Open access peer-reviewed chapter - ONLINE FIRST

Oxidative Stress and Vanadium

By Rojas-Lemus Marcela, Bizarro-Nevares Patricia, López-Valdez Nelly, González-Villalva Adriana, Guerrero-Palomo Gabriela, Cervantes-Valencia María Eugenia, Tavera-Cabrera Otto, Rivera-Fernández Norma, Casarrubias-Tabarez Brenda, Ustarroz-Cano Martha, Zepeda-Rodríguez Armando, Pasos-Nájera Francisco and Fortoul-van der Goes Teresa

Submitted: October 14th 2019Reviewed: December 14th 2019Published: January 10th 2020

DOI: 10.5772/intechopen.90861

Downloaded: 133

Abstract

Air pollution is a worldwide health problem, and metals are one of the various air pollutants to which living creatures are exposed. The pollution by metals such as: lead, cadmium, manganese, and vanadium have a common mechanism of action: the production of oxidative stress in the cell. Oxidative stress favors the production of free radicals, which damage biomolecules such as: DNA, proteins, lipids, and carbohydrates; these free radicals produce changes that are observed in different organs and systems. Vanadium is a transition element delivered into the atmosphere by the combustion of fossil fuels as oxides and adhered to the PM enters into the respiratory system, then crosses the alveolar wall and enters into the systemic circulation. In this chapter, we will review the oxidative stress induced by vanadium—as a common mechanism of metal pollutants—; in addition, we will review the protective effect of the antioxidants (carnosine and ascorbate).

Keywords

  • air pollution
  • metals
  • vanadium
  • oxidative stress damage
  • ascorbate
  • carnosine

1. Introduction

Air pollution is a worldwide concern because of the health problems associated with its uncontrolled emissions that affect all the biological systems. Within the wide range of pollutants, the suspended particles or particulate matter (PM) are of particular interest, which became more important since IARC listed them as carcinogens. The toxicity of PM is the consequence of the elements adhered to its surface [1]. An example of this are the particles generated by the combustion of fossil fuels and its derivatives, these particles usually consist of a carbon core on which complex mixtures of compounds are adhered, such as: polyaromatic hydrocarbons, toxins, sulfates, nitrates, and especially transition metals like vanadium, manganese, chromium, among others [2]. Metals are considered to play an important role in the induction of toxic effects reported in the literature [3].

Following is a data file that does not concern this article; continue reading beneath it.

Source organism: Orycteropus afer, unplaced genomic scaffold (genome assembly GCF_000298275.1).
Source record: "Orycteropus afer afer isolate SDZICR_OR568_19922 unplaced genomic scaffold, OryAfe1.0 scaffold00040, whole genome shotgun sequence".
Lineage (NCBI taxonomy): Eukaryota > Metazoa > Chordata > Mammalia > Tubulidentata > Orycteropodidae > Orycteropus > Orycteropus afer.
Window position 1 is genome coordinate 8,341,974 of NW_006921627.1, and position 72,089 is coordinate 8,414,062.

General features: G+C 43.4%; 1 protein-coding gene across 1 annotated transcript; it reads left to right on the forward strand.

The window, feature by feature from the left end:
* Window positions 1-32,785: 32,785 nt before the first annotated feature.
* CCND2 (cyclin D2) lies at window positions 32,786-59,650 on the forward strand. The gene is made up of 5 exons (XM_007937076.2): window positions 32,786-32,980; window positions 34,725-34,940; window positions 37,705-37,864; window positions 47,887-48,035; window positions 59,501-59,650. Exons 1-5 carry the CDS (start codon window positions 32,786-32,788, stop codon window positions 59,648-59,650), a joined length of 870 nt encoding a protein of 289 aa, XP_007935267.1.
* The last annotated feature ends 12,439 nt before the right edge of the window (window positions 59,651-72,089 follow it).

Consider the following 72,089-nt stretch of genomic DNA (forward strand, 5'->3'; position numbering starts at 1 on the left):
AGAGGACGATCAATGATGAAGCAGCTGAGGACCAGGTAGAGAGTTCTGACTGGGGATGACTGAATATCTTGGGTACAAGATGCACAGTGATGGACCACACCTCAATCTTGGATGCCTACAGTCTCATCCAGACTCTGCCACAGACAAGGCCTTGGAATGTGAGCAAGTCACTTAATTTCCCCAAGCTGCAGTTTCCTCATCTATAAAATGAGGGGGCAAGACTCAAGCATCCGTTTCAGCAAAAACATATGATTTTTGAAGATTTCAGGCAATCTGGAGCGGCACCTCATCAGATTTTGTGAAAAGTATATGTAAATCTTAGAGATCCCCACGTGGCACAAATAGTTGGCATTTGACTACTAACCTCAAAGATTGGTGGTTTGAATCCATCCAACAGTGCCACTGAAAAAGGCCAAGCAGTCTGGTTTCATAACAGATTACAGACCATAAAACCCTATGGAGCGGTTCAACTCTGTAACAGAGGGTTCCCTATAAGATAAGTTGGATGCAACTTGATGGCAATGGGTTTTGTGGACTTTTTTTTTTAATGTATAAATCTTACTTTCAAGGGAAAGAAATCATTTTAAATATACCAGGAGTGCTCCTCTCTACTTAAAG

Metals are the largest category of globally distributed pollutants with a tendency to accumulate in some human tissues and with a high toxic potential at relatively low concentrations. Constant exposure to certain metals has been linked to inflammation, cell damage, and cancer [4]. Each metal has its own mechanisms of action [5]. Some of them produce its adverse effects alone, while others interact with various factors resulting in greater damage in different organs and systems [4]. It is known that metals, including vanadium, have different toxic pathways, and oxidative stress is the most frequent mechanism [5].

Oxidative stress is the consequence of an imbalance between the production of free radicals and the antioxidant capacity of an organism [6]. It may result from the increase in exposure to oxidants, due to the decrease in the protection against oxidants, or because both events occur simultaneously [7].

A free radical represents any chemical species of independent existence that has one or more missing electrons spinning in its external atomic orbitals. This electrochemical configuration is unstable and gives them property of being a highly reactive and short-lived chemical species [8]. Most of the free radicals of biological interest are usually extremely reactive and have a very short life span (microsecond fractions). When a radical reacts with a non-radical compound, it results in other free radicals, thus generating chain reactions that produce biological effects [9], coupled with the fact that when they collide with a biomolecule and subtract an electron (oxidizing it), it loses its specific function in the cell [8].

Regardless of the origin, free radicals can interact with the biomolecules found in the cell such as nucleic acids [10], proteins, lipids, and carbohydrates [9], thereby causing potentially serious modifications and consequences in the cell [10].

Vanadium is an element that is find in various oxidation states and participates in reactions that lead to the production of free radicals such as superoxide, peroxovanadyl, and the highly reactive radical hydroxyl [8].

2. Oxidative stress, vanadium, and cellular and systemic damages

The increasing production of free radicals leads the cell to an imbalance in its redox state and thus generating oxidative stress; therefore, the cellular dysfunction will be reflected in the failure of organs and systems.

2.1 Oxidative stress and cellular damage